As Noise Rises, So May Heart Risks

Loud environments boost odds for heart attack, study finds

WEDNESDAY, Nov. 23, 2005 (HealthDay News) -- Loud, grating noise is not just annoying, it can increase the risk of a heart attack, researchers report.

This increase in risk appears to be caused by the physiological effects of environmental and work noise, the German research team found.

"Workplace protection for noisy workplaces should be reconsidered," said lead researcher Dr. Stefan Willich, director of the Institute for Social Medicine, Epidemiology and Health Economics at Charite University Medical Center, Berlin.

"Currently, in many countries the threshold for ear protection is 85 decibels," Willich said. "According to our results it should be lowered to somewhere between 75 and 80 decibels," he said.

Reporting in the Nov. 24 online edition of the European Heart Journal, Willich's team compared data on 2,000 heart attack patients with data on more than 2,000 patients admitted to trauma and general surgery departments for reasons other than heart attack.

They found that exposure to environmental noise, such as that of traffic, tripled the risk of heart attack for women and boosted it by nearly 50 percent for men.

"Reducing traffic noise makes sense from a medical point of view," Willich said.

On the other hand, his team found that workplace noise increased heart risks for men by nearly a third but did not seem to affect women.

The researchers noted that risk did not continue to increase with rising noise levels. Instead, harmful health effects seemed to peak at a threshold of 60 decibels, after which the risk remained constant. Sixty decibels is the level of noise typically found in a large office, the report indicated.

The link between heart attack and noise might be due to noise increasing psychological stress and anger, which could lead to increased levels of adrenaline and noradrenaline, which are associated with increased blood pressure and cholesterol, Willich noted.

One expert thinks the connection between heart attack and noise may be valid.

"One of the strengths of the paper is the attempt to include traditional, established risk factors for coronary heart disease in the explanatory model, including hypertension, smoking, obesity, as well as socioeconomic status," said Dr. Peter Rabinowitz, an associate professor of internal and occupational medicine at Yale University School of Medicine.

The fact that a noise effect remains after adjusting for these multiple factors is notable, Rabinowitz added. "The paper provides further support for the possibility that noise, a hazard so common we tend to take it for granted, is contributing to the burden of cardiovascular disease."

It is possible that noise is a marker for other stressful environmental conditions related to modern living, Rabinowitz said. "Since there are steps that society can take to reduce both environmental and workplace noise, however, it seems advisable to continue to explore the possibility that such interventions could have a significant health benefit."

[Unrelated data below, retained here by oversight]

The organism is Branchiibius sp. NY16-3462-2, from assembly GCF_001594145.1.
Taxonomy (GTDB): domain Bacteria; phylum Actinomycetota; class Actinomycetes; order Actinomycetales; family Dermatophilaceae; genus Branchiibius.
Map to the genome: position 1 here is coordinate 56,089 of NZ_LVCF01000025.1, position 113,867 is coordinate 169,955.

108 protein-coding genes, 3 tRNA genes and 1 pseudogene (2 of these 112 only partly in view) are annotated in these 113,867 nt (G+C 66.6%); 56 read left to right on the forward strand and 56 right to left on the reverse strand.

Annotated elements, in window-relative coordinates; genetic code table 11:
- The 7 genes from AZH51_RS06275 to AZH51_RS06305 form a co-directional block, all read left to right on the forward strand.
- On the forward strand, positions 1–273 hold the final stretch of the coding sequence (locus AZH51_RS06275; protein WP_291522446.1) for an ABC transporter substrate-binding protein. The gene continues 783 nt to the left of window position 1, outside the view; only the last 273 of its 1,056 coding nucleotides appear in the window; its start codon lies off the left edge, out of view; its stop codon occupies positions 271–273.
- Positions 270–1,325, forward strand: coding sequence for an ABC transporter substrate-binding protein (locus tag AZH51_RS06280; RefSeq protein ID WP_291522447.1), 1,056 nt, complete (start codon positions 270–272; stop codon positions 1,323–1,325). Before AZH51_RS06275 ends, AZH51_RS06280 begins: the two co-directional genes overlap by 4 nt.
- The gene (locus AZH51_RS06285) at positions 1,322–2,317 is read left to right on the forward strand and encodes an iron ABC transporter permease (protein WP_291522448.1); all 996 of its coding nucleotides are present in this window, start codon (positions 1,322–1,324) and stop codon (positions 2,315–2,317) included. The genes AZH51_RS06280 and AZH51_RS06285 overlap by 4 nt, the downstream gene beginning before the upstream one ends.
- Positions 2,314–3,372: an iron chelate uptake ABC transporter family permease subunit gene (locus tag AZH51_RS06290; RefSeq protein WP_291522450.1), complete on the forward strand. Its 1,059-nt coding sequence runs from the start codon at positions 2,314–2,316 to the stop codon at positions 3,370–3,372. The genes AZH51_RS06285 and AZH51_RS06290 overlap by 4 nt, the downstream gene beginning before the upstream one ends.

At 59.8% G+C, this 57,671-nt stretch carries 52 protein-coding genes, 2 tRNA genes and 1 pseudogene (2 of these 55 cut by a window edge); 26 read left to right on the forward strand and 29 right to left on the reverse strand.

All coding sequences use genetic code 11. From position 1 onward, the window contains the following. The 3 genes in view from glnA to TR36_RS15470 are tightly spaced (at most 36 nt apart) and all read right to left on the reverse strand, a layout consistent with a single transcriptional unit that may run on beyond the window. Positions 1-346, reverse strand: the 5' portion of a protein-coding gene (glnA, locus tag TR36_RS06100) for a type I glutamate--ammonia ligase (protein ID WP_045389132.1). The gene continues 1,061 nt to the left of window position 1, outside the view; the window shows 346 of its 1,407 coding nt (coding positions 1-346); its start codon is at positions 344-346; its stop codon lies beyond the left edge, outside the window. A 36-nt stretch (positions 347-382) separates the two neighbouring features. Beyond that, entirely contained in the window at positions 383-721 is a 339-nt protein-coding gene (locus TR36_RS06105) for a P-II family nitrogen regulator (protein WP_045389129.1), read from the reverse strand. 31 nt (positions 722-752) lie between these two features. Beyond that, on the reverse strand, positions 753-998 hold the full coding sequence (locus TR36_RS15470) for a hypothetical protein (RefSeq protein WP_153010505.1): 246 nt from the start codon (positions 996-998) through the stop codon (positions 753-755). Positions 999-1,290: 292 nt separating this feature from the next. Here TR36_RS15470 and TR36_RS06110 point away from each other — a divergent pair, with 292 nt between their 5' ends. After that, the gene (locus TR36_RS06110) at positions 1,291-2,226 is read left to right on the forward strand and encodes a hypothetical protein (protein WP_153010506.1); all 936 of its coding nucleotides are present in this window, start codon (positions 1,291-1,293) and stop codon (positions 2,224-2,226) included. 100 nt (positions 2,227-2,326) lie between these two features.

Another expert believes that while the connection between noise and increased risk of heart attack is not proven, it is worth further study.

"This article addresses an important question," said Dr. Harlan M. Krumholz, a professor of cardiology at Yale University Medical School. "But you are left with more questions than answers," he added.

Krumholz wondered if other factors could explain the finding. These include diet, stress and obesity. "The finding may just mark people who have fewer resources," he said.

"What's left open is whether the noise is causing the increased risk or whether people in those environments are subject to some other kind of risk factors," Krumholz said.

In the meantime, avoiding noise may be the only solution to lowering sonic hazards to health, Willich said.

"If you are at risk for heart disease you can try to avoid long chronic noise exposure," he said. "It may be easier said than done," he admitted. "But you can try to find a job that is not noisy, or change where you live."

More information

For more on recognizing the signs of a heart attack, head to the American Heart Association.

SOURCES: Stefan Willich, M.D., director, Institute for Social Medicine, Epidemiology and Health Economics, Charite University Medical Center, Berlin, Germany; Peter Rabinowitz, M.D., associate professor, internal and occupational medicine, Yale University School of Medicine, New Haven, Conn.; Harlan M. Krumholz, M.D., professor, cardiology, Yale University Medical School, New Haven, Conn.; Nov. 24, 2005, online edition European Heart Journal
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